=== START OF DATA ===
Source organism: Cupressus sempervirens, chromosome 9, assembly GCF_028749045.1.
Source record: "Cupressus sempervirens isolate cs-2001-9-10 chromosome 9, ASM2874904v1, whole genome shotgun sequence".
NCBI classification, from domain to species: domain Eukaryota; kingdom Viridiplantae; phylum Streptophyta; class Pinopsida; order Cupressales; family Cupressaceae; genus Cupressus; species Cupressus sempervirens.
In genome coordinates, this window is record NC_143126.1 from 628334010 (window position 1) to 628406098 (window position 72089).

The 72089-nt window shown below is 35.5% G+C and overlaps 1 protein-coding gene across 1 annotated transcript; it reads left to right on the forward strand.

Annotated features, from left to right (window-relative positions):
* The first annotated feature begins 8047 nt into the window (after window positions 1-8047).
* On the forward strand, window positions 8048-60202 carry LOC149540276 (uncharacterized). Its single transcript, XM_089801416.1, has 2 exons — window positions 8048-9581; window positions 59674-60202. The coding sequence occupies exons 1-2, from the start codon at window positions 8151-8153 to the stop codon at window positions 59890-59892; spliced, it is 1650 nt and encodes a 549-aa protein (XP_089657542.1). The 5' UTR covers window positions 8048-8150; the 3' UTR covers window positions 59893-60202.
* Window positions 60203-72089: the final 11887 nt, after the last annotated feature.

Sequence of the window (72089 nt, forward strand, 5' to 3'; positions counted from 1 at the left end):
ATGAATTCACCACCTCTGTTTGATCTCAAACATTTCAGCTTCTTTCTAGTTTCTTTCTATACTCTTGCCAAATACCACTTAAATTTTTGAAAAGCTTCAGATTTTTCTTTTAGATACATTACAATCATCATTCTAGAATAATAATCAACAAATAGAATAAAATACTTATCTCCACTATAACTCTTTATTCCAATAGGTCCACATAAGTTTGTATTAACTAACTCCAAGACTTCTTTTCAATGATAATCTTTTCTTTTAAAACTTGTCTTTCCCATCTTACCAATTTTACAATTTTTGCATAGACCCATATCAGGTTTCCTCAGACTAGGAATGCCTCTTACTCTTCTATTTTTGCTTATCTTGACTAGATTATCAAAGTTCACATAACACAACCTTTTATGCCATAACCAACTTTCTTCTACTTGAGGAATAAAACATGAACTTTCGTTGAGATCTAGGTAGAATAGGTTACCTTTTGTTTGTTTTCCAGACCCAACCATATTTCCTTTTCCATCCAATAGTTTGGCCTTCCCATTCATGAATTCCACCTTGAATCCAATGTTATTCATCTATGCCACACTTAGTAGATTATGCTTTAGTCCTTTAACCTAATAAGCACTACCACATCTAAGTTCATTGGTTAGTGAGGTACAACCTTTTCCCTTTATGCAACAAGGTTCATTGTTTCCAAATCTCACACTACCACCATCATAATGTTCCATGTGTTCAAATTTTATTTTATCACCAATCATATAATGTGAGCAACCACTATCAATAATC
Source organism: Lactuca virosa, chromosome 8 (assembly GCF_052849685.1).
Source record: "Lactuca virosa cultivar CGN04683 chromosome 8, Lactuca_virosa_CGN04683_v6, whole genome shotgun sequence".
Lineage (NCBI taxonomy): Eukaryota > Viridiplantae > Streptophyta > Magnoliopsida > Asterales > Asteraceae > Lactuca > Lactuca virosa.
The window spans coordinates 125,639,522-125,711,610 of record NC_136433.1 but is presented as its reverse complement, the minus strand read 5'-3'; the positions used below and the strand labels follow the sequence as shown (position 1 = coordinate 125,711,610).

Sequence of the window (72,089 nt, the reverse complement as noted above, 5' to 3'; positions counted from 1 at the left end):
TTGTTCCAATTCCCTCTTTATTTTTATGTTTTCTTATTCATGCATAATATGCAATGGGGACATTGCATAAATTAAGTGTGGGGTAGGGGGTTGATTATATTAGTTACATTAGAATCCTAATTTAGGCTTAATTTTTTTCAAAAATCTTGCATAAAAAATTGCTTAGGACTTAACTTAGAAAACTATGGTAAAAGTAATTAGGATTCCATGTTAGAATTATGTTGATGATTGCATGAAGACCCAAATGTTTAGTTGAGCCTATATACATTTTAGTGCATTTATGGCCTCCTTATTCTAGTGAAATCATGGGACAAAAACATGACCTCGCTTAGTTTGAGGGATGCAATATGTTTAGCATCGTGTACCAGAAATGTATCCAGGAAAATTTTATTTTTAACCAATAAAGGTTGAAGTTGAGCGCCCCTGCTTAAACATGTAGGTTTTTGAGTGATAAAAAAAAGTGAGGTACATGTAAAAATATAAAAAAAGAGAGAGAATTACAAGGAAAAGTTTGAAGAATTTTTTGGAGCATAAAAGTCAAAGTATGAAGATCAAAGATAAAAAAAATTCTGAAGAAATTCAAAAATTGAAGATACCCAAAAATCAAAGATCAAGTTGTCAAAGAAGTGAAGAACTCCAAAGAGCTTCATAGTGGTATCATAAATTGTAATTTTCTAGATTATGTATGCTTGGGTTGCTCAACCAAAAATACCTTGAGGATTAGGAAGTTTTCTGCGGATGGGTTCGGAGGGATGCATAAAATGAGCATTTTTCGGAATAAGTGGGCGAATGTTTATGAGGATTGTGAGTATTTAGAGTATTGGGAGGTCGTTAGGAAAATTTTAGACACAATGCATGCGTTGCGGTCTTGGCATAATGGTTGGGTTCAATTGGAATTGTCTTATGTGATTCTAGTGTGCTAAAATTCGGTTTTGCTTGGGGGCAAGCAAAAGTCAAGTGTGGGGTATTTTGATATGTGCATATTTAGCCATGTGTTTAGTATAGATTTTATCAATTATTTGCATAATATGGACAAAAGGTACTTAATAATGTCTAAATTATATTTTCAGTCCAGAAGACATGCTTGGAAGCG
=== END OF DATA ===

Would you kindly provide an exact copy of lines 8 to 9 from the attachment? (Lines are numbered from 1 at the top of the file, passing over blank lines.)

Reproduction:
* On the forward strand, window positions 8048-60202 carry LOC149540276 (uncharacterized). Its single transcript, XM_089801416.1, has 2 exons — window positions 8048-9581; window positions 59674-60202. The coding sequence occupies exons 1-2, from the start codon at window positions 8151-8153 to the stop codon at window positions 59890-59892; spliced, it is 1650 nt and encodes a 549-aa protein (XP_089657542.1). The 5' UTR covers window positions 8048-8150; the 3' UTR covers window positions 59893-60202.
* Window positions 60203-72089: the final 11887 nt, after the last annotated feature.